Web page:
Skip to main content

Blogs

Shame on the Environmental Protection Agency. Yesterday afternoon, the agency decided that it would postpone indefinitely a new health standard finalized a few months ago that would reduce toxic air pollution from industrial boilers. These small power plants are used at larger industrial facilities like oil refineries and chemical plants—more than 13,000 of them are in operation across the country.

A law that took effect last week requires new televisions for sale in retail showrooms to carry yellow Energy Guide labels, allowing consumers to evaluate and compare how much energy different models use and how much they cost to operate each year. My colleague Liz Judge blogged about the impact of these labels previously.

The most eye-opening information those labels contain is in the fine print.

You decide. Check out this picture of Florida's waterways—choked with algae—and choose which of the following quotes best describes the photo. Both speakers were referring to attempts in the state legislature to keep the Environmental Protection Agency from regulating the amount of nutrients flowing from utilities, industry and large-scale farms into Florida's waterways. The nutrients feed an explosion of algae.

Today is national Bike to Work Day. In honor of all of you who rode this year, here are a few of our favorite bike videos. Hopefully they will persuade you to keep on pedaling.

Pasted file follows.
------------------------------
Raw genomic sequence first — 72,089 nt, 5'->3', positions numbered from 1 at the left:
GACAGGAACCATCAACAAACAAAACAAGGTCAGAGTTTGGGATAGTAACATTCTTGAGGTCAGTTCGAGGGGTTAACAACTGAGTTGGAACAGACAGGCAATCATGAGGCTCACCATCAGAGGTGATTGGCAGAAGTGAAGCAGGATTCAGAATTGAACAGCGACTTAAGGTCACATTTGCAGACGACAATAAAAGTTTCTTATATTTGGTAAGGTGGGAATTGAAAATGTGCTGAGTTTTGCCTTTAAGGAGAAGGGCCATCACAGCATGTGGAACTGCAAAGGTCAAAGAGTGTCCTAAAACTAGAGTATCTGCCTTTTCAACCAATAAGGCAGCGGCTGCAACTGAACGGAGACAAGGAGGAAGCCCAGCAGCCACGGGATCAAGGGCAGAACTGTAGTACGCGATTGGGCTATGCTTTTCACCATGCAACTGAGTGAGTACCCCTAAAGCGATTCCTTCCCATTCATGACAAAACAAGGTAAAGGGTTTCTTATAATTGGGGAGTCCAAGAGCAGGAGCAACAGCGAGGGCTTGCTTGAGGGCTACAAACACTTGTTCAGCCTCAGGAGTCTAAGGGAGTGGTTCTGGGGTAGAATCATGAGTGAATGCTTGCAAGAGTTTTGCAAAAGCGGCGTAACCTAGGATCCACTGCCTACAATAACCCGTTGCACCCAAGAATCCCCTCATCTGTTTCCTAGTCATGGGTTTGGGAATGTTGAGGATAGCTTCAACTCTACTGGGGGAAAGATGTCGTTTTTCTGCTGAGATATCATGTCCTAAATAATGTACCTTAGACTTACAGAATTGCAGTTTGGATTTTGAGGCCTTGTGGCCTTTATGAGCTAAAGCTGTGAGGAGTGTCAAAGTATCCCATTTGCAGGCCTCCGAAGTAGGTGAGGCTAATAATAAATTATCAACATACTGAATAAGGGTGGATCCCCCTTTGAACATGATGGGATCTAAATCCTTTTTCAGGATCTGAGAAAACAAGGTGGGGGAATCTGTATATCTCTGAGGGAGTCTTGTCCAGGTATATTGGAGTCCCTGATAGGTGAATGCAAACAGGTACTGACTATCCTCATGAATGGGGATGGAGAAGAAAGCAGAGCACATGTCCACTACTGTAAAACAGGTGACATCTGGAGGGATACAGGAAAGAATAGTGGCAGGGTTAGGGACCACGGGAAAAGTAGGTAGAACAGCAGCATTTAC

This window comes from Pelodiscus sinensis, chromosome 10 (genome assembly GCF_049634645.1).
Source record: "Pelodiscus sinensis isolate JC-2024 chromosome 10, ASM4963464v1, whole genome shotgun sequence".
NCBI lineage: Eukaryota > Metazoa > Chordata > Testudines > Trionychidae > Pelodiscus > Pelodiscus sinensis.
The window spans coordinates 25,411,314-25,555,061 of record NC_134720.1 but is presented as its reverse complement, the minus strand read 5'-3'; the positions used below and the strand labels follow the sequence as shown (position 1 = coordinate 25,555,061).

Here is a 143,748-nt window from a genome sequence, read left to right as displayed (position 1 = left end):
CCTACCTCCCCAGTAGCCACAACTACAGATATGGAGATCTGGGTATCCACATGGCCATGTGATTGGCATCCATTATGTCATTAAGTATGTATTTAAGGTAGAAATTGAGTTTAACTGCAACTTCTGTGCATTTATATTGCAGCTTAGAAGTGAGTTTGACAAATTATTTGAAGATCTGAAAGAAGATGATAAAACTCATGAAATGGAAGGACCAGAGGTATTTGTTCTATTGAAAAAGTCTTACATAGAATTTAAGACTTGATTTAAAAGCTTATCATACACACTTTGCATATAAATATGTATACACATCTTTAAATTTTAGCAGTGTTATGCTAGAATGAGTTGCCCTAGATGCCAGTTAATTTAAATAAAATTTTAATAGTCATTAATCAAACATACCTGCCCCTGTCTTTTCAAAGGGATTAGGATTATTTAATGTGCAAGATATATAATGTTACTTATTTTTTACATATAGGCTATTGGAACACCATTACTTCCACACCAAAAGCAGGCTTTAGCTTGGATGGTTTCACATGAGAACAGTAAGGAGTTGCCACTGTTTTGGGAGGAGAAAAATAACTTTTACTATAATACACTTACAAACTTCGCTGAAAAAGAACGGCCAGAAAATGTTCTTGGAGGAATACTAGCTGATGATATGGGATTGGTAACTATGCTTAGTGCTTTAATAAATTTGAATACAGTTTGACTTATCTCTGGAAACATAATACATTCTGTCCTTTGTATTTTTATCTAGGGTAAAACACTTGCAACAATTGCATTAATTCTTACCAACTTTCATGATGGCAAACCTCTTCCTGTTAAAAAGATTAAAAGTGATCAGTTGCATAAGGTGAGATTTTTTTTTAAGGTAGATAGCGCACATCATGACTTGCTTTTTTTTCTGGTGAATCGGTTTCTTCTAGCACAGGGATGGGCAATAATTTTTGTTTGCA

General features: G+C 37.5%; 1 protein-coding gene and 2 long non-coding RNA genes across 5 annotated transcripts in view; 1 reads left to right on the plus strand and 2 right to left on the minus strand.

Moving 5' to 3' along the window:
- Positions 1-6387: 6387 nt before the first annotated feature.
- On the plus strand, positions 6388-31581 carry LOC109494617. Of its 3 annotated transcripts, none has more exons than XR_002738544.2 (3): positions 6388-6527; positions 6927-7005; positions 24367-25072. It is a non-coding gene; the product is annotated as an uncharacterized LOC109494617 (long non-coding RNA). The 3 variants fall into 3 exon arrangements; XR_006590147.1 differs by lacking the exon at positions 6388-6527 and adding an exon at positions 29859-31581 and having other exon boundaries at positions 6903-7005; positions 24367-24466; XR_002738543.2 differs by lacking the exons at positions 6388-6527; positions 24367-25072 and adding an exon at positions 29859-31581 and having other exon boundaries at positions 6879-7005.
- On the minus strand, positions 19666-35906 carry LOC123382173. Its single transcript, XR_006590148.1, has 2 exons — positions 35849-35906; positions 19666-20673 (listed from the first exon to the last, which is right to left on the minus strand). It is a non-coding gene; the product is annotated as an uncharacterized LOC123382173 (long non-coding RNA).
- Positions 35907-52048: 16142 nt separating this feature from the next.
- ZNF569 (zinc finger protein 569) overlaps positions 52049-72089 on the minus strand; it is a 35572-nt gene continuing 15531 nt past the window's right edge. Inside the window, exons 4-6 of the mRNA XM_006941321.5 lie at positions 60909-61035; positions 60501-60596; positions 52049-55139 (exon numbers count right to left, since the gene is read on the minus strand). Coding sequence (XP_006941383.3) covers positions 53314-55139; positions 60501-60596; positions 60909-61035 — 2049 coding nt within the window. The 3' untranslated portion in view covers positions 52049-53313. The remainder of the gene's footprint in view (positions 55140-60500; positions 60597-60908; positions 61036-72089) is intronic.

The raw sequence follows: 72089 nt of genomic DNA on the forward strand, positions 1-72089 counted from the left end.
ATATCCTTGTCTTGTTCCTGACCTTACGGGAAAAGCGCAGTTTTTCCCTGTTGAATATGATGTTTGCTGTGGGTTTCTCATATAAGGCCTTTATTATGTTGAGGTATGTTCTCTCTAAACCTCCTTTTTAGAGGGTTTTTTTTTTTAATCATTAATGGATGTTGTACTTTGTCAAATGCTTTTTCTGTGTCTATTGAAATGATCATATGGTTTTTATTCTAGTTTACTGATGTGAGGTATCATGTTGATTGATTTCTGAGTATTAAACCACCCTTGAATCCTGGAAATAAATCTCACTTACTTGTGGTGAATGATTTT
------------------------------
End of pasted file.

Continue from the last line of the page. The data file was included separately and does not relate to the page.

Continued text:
The first is the wonderful story of a New York City fire fighter who bikes to work—sometimes with 60 pounds of gear on her back! This was sent to me via campaign manager Kathleen Sutcliffe.

In a hearing on Capitol Hill today, Republican members of the House Science, Space and Technology Committee struggled to make the case against an investigation by the U.S. Environmental Protection Agency into the controversial gas drilling technique known as hydraulic fracturing (or fracking) - a process in which oil and gas companies blast millions of gallons of chemically treated water into the earth to extract the gas from underground deposits.

Another week, another voice calling on the U.S. Environmental Protection Agency to release federal coal ash rules. The drumbeat is getting louder, although it feels like the calls are falling on deaf ears. In this editorial by the Knoxville News Sentinel, the Tennessee paper says the EPA’s announcement that the rule might be delayed leaves much uncertainty for industry and communities about how to handle coal ash.

Pages

About the Earthjustice Blog

unEARTHED is a forum for the voices and stories of the people behind Earthjustice's work. The views and opinions expressed in this blog do not necessarily represent the opinion or position of Earthjustice or its board, clients, or funders. Learn more about Earthjustice.